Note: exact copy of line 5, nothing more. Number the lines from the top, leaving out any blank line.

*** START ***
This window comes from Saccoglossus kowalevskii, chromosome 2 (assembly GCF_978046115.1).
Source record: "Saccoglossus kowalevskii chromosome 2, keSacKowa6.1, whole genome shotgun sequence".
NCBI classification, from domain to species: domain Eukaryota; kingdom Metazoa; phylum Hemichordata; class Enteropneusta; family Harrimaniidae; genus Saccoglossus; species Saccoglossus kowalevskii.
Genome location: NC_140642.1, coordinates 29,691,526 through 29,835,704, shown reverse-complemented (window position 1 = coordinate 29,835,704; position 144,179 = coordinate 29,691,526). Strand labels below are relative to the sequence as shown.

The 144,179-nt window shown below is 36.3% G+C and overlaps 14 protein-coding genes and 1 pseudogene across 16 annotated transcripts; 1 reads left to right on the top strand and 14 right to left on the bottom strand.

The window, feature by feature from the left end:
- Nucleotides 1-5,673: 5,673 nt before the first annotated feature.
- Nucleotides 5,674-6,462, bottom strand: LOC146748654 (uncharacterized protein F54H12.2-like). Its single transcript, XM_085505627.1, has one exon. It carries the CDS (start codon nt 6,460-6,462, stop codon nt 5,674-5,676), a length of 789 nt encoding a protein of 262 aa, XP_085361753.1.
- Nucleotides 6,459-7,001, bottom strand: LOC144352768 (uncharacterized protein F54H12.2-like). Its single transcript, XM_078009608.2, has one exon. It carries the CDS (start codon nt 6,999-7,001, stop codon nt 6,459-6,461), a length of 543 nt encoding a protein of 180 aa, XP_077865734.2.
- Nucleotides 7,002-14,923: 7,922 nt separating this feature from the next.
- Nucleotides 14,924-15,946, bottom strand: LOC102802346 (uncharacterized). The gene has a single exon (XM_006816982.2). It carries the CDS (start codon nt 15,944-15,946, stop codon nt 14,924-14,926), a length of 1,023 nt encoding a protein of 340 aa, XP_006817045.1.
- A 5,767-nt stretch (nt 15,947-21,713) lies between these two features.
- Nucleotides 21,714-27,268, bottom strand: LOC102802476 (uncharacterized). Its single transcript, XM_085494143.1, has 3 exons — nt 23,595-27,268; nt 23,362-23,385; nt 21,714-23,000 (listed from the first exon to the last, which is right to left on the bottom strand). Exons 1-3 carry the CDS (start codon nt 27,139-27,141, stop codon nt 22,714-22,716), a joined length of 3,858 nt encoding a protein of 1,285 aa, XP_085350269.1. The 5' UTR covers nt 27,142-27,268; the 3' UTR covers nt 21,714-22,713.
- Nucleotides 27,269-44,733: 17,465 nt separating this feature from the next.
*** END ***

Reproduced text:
The 144,179-nt window shown below is 36.3% G+C and overlaps 14 protein-coding genes and 1 pseudogene across 16 annotated transcripts; 1 reads left to right on the top strand and 14 right to left on the bottom strand.